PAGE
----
Movie reviews written for movies released theatrically in 1936.
1. Modern Times, directed by Charles Chaplin (10/10)
I have long considered this Chaplin’s greatest accomplishment, however I haven’t seen in it a decade, so I cannot say for sure. I feel like I should buy all his features and re-watch them so I can tell you definitively which is greatest.
2. Mayerling, directed by Anatole Litvak (6/10)
This is certainly nice to look at and you can tell people put a lot of effort into it. It’s a little overwrought, with the score and the acting combining to make it too melodramatic. I can’t help but think that it’s entirely possible Rudolph was actually a maniac and murdered (and possibly kidnapped) his “lover” against her will. However, such an interpretation is hardly romantic.
3. Dodsworth, directed by William Wyler (6/10)
It’s well made and there’s nothing particularly wrong with any of it, given the context. There are one or two good lines, too. But on the whole it is pretty damn boring. You know where it’s going to go from the cruise onward, and watching how it gets there is more tiring than interesting. However, I can’t fault it for being made when it was, and so, production-value-wise, it is an above average movie.
4. Satan Met a Lady, directed by William Dieterle (5/10)
This film actually makes the most famous version of The Maltese Falcon as the third, but this film is different enough that most people would probably see it as different (despite the similarities in plot).
What sets this apart from the two versions of the story which are actually named after the novel is that this one is played for laughs. That might be something really special and unique in ’30s Hollywood cinema if The Thin Man didn’t already exist. And unfortunately that’s how this film comes off: as a poor man’s Thin Man, recycling material that had been made into a feature only five years earlier.
And when the definitive version of 1941 is taken into consideration, the film looks even weaker.
5. Juggernaut, directed by Henry Edwards (4/10)
Juggernaut could have been an ok film. Really. The acting wasn’t terrible and Karloff was good (well, he pretty much makes everything better…that guy’s got the most expressive face…) but there was no character development to speak of! (This appears to be a chronic problem amongst 61min quasi-features.) Why is Dr. Sartorius really willing to do what he does? Do we buy that his life’s work is so very important (when we don’t know why he’s doing it) that he would sell his soul to Lady Clifford? No, we don’t.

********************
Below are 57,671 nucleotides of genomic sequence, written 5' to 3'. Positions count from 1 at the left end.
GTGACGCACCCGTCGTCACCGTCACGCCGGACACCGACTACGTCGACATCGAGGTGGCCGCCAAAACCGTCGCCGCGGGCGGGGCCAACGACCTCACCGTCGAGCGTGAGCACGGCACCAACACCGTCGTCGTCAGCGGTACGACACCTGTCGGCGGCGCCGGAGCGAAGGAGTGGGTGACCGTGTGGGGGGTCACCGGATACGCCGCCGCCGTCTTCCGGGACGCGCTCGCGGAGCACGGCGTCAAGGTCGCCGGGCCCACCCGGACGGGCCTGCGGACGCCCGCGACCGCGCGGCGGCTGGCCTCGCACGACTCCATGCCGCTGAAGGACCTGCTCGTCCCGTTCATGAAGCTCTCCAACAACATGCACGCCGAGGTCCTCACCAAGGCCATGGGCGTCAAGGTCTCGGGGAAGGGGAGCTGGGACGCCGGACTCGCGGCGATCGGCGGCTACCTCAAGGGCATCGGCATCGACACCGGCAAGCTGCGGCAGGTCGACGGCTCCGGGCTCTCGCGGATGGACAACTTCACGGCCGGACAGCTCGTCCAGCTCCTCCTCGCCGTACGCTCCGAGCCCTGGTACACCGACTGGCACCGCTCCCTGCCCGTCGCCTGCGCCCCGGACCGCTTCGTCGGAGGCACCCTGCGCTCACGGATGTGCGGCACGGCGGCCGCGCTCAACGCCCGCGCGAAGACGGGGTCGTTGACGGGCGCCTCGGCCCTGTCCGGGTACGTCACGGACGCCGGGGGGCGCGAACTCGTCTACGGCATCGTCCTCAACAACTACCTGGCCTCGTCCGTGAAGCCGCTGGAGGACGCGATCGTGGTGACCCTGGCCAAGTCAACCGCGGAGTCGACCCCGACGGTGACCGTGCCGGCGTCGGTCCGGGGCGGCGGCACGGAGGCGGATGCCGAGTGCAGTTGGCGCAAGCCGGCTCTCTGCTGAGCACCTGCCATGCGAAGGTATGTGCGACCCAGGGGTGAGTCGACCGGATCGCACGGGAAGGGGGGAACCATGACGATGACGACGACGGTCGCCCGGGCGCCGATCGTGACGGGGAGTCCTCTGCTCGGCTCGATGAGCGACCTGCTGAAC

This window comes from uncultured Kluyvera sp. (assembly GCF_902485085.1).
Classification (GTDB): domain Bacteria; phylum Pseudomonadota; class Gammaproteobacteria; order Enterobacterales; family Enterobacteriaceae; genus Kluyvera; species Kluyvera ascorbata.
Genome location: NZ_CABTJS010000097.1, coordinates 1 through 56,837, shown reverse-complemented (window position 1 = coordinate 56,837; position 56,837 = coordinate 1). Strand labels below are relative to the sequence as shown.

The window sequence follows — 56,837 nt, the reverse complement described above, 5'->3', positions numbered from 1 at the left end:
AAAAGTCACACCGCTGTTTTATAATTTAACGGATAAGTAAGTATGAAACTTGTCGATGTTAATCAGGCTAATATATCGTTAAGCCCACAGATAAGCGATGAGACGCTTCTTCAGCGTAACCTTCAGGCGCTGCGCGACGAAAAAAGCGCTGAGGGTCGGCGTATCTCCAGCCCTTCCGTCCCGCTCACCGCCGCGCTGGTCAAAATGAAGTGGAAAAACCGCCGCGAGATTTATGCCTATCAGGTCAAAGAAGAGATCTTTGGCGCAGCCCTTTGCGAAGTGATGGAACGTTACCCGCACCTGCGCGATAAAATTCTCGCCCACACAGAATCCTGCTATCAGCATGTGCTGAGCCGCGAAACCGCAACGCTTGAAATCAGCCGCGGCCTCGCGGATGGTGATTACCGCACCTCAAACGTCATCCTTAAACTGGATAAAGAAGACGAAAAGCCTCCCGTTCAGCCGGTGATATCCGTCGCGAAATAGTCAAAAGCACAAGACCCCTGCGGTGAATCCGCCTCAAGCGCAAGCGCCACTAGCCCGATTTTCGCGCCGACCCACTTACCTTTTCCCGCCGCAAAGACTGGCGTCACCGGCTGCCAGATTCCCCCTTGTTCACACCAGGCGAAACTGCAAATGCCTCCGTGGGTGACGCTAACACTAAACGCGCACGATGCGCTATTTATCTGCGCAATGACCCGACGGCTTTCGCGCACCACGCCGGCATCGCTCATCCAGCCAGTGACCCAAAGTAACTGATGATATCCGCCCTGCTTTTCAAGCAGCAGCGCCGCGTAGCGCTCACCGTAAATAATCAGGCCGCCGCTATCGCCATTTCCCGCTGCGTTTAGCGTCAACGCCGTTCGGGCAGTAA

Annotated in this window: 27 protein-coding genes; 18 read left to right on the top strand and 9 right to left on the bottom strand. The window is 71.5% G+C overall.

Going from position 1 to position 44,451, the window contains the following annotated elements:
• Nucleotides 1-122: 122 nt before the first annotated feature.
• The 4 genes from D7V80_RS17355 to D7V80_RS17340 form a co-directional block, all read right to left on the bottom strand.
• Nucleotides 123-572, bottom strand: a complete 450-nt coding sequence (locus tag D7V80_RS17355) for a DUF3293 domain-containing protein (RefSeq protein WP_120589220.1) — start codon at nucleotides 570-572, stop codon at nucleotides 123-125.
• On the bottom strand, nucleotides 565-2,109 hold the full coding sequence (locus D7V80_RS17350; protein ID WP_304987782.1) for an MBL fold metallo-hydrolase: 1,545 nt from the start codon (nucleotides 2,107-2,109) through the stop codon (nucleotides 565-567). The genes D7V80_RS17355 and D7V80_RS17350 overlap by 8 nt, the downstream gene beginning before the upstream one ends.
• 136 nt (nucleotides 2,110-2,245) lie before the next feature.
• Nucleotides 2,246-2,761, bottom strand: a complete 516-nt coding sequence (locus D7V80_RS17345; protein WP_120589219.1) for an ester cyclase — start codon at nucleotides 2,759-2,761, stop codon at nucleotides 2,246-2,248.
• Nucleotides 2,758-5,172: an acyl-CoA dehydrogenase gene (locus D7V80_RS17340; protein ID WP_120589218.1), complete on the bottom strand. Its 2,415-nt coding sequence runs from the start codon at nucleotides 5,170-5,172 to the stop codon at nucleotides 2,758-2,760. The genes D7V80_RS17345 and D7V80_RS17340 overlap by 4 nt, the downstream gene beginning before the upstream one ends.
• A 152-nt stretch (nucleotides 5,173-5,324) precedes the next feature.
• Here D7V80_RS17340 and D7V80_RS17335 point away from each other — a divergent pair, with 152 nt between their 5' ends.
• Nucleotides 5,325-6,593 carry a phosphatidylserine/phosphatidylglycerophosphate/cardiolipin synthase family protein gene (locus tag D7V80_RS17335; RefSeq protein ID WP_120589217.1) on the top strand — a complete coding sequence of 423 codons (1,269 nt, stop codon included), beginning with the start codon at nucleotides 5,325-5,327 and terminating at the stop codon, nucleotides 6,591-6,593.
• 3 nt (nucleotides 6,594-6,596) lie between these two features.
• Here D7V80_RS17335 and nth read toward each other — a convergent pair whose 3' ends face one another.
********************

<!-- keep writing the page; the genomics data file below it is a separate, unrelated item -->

6. Camille, directed by George Cukor (4/10)
I failed to write down my thoughts about this at the time, but I know I was bored. I don’t like movies like this; I find them sexist and I find them a little insulting. I know they couldn’t help themselves, but still. I wish I could remember specifics for you.
7. Reefer Madness aka Tell Your Children, directed by Louis J. Gasnier (2/10)
The film is indeed about madness but it’s just not very good. It definitely is absurd how everyone attributes anything to the reefer (“Yes, I remember reading about it in the newspaper. Under the influence of the drug, he killed his entire family with an axe.”) but it’s just not that well made. Lots of characters appear out of nowhere with little explanation, and this whole seedy, older, gangsterish-looking men picking up younger men and women (who supposedly are in high school but look like they’re in their 20s) to go smoke joints in this chick’s apartment is just ludicrous. Not to mention the hit and run, and the murders…I know, that’s why it’s considered a “classic” but I think it’s more interesting as proof of how moronic people can be when they are scared, rather than funny. But that’s just my opinion.
“Grand Slam Opera,” directed by Charlie Lamont (5/10)
Odd Buster Keaton talkie with not a ton of dialogue. Still funny because it’s Buster Keaton.